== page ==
T Cell Receptors



Signalling cascade stimulated by the TCR showing the key protein components.

Reprinted from Immunology 113, T. Razzaq, P. Ozegbe, E. Jury, P. Sembi, N. Blackwell and P. Kabouridis, Regulation of T-cell receptor signalling by membrane microdomains, PP.413-426, 2004, PMID: 15554919.


T Cell Receptor-induced Responses


The TCR is a transmembrane heterodimer composed of an a and a b chain, but is insufficient on its own to transduce a signal, in part due to their short cytoplasmic tails.  TCRs are in close contact with CD3 (composed of subunits CDe(2)-CDg-CDd) and z (also called zeta, or CDz) transmembrane proteins, which together form the TCR complex (pictured above).  The CD3 and z proteins are responsible for transmitting the signal into the cell via conserved motifs (immunoreceptor tyrosine-based activation motif, or ITAM) in their cytoplasmic domains, which act as tyrosine kinase substrates, and once phosphorylated, as binding sites for other kinases.  The TCR complex is coupled to cytoplasmic tyrosine kinases (such as from the Src (Lck) and Syk (Zap-70) families), which act in conjunction with a myriad of adaptor proteins to initiate signals that bring about T cell activation.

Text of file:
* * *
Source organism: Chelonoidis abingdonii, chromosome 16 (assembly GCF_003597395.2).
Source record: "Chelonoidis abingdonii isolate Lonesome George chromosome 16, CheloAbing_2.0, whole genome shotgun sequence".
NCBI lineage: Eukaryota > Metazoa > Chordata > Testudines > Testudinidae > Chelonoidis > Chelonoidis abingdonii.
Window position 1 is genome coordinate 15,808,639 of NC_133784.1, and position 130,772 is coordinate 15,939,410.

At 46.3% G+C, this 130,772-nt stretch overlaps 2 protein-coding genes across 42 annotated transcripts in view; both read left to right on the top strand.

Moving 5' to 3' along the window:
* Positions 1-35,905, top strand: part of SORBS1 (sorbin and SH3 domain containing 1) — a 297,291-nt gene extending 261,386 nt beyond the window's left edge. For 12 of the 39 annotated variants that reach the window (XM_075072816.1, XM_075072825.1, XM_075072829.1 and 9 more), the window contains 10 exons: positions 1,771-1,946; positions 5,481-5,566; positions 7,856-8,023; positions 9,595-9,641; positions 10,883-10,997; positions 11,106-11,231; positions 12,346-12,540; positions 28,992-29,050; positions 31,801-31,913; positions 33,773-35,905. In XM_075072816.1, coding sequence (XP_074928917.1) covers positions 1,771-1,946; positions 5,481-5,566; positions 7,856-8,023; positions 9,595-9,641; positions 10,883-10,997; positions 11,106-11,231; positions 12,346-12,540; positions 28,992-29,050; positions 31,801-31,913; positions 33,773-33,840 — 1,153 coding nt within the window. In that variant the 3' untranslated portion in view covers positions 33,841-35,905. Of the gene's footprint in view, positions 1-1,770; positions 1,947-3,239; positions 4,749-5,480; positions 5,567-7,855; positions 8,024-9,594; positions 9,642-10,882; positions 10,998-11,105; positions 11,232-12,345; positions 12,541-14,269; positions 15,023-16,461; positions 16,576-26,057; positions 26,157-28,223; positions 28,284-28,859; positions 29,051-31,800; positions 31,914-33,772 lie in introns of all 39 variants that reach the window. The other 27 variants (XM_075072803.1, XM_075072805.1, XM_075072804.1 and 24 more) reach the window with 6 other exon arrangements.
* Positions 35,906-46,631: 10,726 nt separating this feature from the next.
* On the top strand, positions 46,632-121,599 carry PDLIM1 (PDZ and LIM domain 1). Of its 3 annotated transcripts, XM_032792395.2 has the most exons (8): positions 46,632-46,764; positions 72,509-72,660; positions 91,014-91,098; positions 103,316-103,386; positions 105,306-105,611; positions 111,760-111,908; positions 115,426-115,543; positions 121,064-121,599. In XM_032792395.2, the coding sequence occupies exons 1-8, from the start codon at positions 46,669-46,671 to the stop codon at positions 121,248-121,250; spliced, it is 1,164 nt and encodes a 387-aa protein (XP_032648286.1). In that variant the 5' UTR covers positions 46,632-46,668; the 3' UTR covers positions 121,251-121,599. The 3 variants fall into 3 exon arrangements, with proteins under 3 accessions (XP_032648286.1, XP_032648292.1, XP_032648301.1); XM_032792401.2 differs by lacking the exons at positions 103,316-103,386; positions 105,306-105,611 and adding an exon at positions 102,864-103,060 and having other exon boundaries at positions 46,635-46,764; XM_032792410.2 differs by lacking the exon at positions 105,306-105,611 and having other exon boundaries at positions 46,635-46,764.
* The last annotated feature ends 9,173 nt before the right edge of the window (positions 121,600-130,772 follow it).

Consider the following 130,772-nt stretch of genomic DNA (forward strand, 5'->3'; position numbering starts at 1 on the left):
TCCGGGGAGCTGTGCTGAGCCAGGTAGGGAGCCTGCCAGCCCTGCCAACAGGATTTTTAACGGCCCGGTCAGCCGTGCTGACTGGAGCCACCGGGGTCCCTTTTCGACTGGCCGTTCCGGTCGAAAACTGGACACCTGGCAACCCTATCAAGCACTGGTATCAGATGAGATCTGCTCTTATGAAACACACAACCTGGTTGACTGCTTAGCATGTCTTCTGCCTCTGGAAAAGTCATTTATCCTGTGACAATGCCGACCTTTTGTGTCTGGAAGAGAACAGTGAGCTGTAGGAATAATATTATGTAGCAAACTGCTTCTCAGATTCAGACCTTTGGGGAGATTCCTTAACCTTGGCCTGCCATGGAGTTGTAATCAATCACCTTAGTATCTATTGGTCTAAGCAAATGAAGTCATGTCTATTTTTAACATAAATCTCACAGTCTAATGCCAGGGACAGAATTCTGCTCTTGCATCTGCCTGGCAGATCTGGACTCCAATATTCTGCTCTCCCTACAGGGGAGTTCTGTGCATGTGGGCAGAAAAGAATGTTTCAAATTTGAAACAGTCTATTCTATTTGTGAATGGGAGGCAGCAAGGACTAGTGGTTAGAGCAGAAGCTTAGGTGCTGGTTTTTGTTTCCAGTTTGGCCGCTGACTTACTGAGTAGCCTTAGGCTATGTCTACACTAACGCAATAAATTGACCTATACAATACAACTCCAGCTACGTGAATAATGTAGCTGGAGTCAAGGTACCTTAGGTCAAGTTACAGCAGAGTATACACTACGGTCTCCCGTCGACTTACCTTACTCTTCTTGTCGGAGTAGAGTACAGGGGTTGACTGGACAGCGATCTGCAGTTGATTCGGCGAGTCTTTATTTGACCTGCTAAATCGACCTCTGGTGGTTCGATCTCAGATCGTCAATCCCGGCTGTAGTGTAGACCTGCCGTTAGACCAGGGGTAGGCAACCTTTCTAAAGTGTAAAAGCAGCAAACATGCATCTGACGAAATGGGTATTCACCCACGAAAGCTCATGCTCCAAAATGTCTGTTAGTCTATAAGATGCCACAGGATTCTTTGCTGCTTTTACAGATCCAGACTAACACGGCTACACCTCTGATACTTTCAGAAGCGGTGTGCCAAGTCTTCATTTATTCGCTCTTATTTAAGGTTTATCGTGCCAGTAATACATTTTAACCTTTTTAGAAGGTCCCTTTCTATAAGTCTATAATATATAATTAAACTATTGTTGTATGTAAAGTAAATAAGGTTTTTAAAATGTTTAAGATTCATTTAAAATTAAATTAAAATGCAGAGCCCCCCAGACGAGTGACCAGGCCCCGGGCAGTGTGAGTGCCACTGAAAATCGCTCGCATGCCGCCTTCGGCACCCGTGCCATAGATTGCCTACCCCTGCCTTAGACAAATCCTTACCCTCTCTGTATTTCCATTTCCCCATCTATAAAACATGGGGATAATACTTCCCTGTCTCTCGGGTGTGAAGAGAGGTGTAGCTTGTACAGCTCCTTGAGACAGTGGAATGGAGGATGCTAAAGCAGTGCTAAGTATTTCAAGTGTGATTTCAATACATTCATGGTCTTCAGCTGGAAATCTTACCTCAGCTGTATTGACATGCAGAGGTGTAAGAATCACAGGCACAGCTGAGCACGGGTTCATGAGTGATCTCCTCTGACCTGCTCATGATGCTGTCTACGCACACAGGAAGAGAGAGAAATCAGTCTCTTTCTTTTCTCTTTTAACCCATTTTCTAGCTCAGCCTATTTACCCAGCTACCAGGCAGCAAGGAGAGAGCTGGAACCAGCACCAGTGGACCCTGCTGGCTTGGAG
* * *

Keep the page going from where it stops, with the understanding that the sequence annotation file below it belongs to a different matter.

However, antigen binding does not always mount an immune response;  for instance as occurs with TCR binding to self-antigens which elicits immune tolerance.  To mount an immunological response, the T cell needs to receive a second signal from an antigen-presenting cell in the form of a costimulatory molecule.  Costimulatory molecules act through different T cell receptors, such as the CD28 and TNFR (tumour necrosis factor receptor) families, producing a second signal that induces T-cell activation and proliferation.  The CD28 and TNFR costimulatory receptors possibly exert their effect through promoting more efficient signalling by concentrating the kinases and substrates that are required to initiate a signal.  Many different costimulatory molecules have been identified, some of which can have a negative effect on signal initiation, such as B and T lymphocyte attenuator (BTLA). 

            Changes in the activity of T cell signalling pathways can lead to pathological conditions, such as autoimmunity (breaking of self-tolerance) and AIDS.  HIV binds to CD4 molecules, enabling them to infect CD4+ T cells, resulting in the reduction of both infected and uninfected T cells.


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